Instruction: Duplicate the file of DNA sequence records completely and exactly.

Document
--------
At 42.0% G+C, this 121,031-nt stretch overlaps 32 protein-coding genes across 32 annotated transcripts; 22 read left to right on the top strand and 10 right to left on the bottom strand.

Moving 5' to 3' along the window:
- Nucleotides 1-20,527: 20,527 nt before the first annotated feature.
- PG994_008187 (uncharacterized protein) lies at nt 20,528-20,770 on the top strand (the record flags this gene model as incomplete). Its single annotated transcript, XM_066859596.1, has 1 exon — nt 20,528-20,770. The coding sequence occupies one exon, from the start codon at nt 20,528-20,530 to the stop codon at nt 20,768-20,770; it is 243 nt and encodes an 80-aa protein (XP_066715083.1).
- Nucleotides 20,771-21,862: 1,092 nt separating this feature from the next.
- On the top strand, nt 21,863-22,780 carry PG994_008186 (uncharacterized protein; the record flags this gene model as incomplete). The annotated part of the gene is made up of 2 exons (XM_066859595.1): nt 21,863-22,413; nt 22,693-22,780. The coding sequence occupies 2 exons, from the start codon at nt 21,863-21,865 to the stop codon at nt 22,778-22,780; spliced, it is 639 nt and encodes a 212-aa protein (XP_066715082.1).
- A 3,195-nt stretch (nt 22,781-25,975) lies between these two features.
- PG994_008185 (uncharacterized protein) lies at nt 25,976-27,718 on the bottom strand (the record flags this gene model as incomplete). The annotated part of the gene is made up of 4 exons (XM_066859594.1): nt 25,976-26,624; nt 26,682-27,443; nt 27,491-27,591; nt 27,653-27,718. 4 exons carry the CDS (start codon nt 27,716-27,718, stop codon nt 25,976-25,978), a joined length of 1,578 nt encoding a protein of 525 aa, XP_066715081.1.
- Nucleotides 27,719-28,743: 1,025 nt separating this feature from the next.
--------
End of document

At 42.0% G+C, this 121,031-nt stretch overlaps 32 protein-coding genes across 32 annotated transcripts; 22 read left to right on the top strand and 10 right to left on the bottom strand.

Moving 5' to 3' along the window:
- Nucleotides 1-20,527: 20,527 nt before the first annotated feature.
- PG994_008187 (uncharacterized protein) lies at nt 20,528-20,770 on the top strand (the record flags this gene model as incomplete). Its single annotated transcript, XM_066859596.1, has 1 exon — nt 20,528-20,770. The coding sequence occupies one exon, from the start codon at nt 20,528-20,530 to the stop codon at nt 20,768-20,770; it is 243 nt and encodes an 80-aa protein (XP_066715083.1).
- Nucleotides 20,771-21,862: 1,092 nt separating this feature from the next.
- On the top strand, nt 21,863-22,780 carry PG994_008186 (uncharacterized protein; the record flags this gene model as incomplete). The annotated part of the gene is made up of 2 exons (XM_066859595.1): nt 21,863-22,413; nt 22,693-22,780. The coding sequence occupies 2 exons, from the start codon at nt 21,863-21,865 to the stop codon at nt 22,778-22,780; spliced, it is 639 nt and encodes a 212-aa protein (XP_066715082.1).
- A 3,195-nt stretch (nt 22,781-25,975) lies between these two features.
- PG994_008185 (uncharacterized protein) lies at nt 25,976-27,718 on the bottom strand (the record flags this gene model as incomplete). The annotated part of the gene is made up of 4 exons (XM_066859594.1): nt 25,976-26,624; nt 26,682-27,443; nt 27,491-27,591; nt 27,653-27,718. 4 exons carry the CDS (start codon nt 27,716-27,718, stop codon nt 25,976-25,978), a joined length of 1,578 nt encoding a protein of 525 aa, XP_066715081.1.
- Nucleotides 27,719-28,743: 1,025 nt separating this feature from the next.